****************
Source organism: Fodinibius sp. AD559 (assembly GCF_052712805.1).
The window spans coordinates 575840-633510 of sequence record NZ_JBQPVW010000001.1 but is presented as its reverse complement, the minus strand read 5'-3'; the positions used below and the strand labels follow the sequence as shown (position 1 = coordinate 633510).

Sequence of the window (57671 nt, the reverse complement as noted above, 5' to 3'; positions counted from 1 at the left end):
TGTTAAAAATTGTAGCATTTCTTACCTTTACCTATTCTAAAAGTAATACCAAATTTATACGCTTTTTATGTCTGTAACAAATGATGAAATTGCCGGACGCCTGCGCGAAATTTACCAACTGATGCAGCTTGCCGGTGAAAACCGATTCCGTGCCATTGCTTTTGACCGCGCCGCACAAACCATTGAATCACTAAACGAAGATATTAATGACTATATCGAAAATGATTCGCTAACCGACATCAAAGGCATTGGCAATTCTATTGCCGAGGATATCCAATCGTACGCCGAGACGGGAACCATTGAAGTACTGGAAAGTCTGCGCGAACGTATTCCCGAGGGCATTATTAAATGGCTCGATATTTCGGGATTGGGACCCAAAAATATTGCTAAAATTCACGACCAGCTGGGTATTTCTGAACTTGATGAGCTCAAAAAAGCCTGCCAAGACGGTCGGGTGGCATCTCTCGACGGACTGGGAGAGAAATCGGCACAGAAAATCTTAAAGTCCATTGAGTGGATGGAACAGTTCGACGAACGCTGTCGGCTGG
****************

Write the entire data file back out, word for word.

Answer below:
Source organism: Fodinibius sp. AD559 (assembly GCF_052712805.1).
The window spans coordinates 575840-633510 of sequence record NZ_JBQPVW010000001.1 but is presented as its reverse complement, the minus strand read 5'-3'; the positions used below and the strand labels follow the sequence as shown (position 1 = coordinate 633510).

Sequence of the window (57671 nt, the reverse complement as noted above, 5' to 3'; positions counted from 1 at the left end):
TGTTAAAAATTGTAGCATTTCTTACCTTTACCTATTCTAAAAGTAATACCAAATTTATACGCTTTTTATGTCTGTAACAAATGATGAAATTGCCGGACGCCTGCGCGAAATTTACCAACTGATGCAGCTTGCCGGTGAAAACCGATTCCGTGCCATTGCTTTTGACCGCGCCGCACAAACCATTGAATCACTAAACGAAGATATTAATGACTATATCGAAAATGATTCGCTAACCGACATCAAAGGCATTGGCAATTCTATTGCCGAGGATATCCAATCGTACGCCGAGACGGGAACCATTGAAGTACTGGAAAGTCTGCGCGAACGTATTCCCGAGGGCATTATTAAATGGCTCGATATTTCGGGATTGGGACCCAAAAATATTGCTAAAATTCACGACCAGCTGGGTATTTCTGAACTTGATGAGCTCAAAAAAGCCTGCCAAGACGGTCGGGTGGCATCTCTCGACGGACTGGGAGAGAAATCGGCACAGAAAATCTTAAAGTCCATTGAGTGGATGGAACAGTTCGACGAACGCTGTCGGCTGG